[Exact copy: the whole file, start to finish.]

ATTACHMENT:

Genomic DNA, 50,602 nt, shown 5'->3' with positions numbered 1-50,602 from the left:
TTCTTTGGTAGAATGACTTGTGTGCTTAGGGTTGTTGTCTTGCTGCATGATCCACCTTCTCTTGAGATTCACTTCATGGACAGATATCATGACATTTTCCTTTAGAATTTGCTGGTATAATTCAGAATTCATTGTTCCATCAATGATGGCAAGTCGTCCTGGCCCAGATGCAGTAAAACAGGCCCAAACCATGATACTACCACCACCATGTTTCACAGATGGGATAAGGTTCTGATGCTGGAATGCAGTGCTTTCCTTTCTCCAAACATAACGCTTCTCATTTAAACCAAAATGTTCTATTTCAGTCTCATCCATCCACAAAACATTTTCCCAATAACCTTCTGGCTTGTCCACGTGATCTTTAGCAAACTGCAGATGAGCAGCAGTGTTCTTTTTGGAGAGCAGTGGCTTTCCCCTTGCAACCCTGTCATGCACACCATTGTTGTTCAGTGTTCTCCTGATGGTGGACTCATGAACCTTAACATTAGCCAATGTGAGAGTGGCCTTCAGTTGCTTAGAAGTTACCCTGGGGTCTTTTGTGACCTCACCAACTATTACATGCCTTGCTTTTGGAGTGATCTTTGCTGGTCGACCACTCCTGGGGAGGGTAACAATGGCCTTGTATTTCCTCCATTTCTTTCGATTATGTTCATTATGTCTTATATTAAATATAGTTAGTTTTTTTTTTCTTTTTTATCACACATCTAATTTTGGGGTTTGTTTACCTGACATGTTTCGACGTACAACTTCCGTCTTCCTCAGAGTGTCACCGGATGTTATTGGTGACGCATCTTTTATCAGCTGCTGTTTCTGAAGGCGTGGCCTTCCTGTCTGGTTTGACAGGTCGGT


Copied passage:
Genomic DNA, 50,602 nt, shown 5'->3' with positions numbered 1-50,602 from the left:
TTCTTTGGTAGAATGACTTGTGTGCTTAGGGTTGTTGTCTTGCTGCATGATCCACCTTCTCTTGAGATTCACTTCATGGACAGATATCATGACATTTTCCTTTAGAATTTGCTGGTATAATTCAGAATTCATTGTTCCATCAATGATGGCAAGTCGTCCTGGCCCAGATGCAGTAAAACAGGCCCAAACCATGATACTACCACCACCATGTTTCACAGATGGGATAAGGTTCTGATGCTGGAATGCAGTGCTTTCCTTTCTCCAAACATAACGCTTCTCATTTAAACCAAAATGTTCTATTTCAGTCTCATCCATCCACAAAACATTTTCCCAATAACCTTCTGGCTTGTCCACGTGATCTTTAGCAAACTGCAGATGAGCAGCAGTGTTCTTTTTGGAGAGCAGTGGCTTTCCCCTTGCAACCCTGTCATGCACACCATTGTTGTTCAGTGTTCTCCTGATGGTGGACTCATGAACCTTAACATTAGCCAATGTGAGAGTGGCCTTCAGTTGCTTAGAAGTTACCCTGGGGTCTTTTGTGACCTCACCAACTATTACATGCCTTGCTTTTGGAGTGATCTTTGCTGGTCGACCACTCCTGGGGAGGGTAACAATGGCCTTGTATTTCCTCCATTTCTTTCGATTATGTTCATTATGTCTTATATTAAATATAGTTAGTTTTTTTTTTCTTTTTTATCACACATCTAATTTTGGGGTTTGTTTACCTGACATGTTTCGACGTACAACTTCCGTCTTCCTCAGAGTGTCACCGGATGTTATTGGTGACGCATCTTTTATCAGCTGCTGTTTCTGAAGGCGTGGCCTTCCTGTCTGGTTTGACAGGTCGGT